We make our lives within the cycles of capitalism, and they shape our existence as inexorably as the cycle of seasons and weather and plenty and famine shaped the lives of our peasant ancestors. For the most part, we feel that we understand what makes the money come, and where it goes, not a whole lot better than our rural fathers understood what made the rains come and the crops grow. Like them we are are left to brood, pray, and occasionally sacrifice a fisher-king ... when the plains seem too brownThis is the opening of Adam Gopnik's essay on Thorstein Veblen in The New Gilded Age, a collection of pieces from the New Yorker.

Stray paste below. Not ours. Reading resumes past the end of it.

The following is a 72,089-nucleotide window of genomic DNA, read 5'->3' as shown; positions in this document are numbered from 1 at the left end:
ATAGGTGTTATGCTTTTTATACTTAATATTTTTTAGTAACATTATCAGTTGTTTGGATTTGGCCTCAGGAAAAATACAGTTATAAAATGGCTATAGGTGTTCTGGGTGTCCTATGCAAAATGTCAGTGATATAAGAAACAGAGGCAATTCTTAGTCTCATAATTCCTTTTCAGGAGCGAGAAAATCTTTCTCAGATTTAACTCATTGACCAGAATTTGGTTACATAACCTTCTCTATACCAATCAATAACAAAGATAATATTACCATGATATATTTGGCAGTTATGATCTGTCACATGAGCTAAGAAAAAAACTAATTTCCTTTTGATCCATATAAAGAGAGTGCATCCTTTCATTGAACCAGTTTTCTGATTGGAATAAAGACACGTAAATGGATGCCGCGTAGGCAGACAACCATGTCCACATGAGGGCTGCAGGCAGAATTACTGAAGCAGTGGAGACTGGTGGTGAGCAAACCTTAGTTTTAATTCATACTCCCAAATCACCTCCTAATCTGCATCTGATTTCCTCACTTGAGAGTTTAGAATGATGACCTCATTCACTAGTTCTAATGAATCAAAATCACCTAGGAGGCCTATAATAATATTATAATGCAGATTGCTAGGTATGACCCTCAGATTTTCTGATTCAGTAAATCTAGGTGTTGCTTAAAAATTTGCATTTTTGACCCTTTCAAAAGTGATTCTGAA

When I bought The New Gilded Age I was in the first flush of my New Yorker love. I'm incredibly glad I did. It's about the culture of affluence and plenty, and, who knows, the current financial problems might just be the point at which we finally realise that we literally do have to pay for things. I re-read large chunks of it every couple of years. I particularly recommend Six Degrees of Lois Weisberg, which was my first intro to the Gladwellian style of brilliant, reductive storytelling that was totally convincing on an intuitive level (see Lewis, Michael), Moby Dick in Manhattan and Our Money, Ourselves.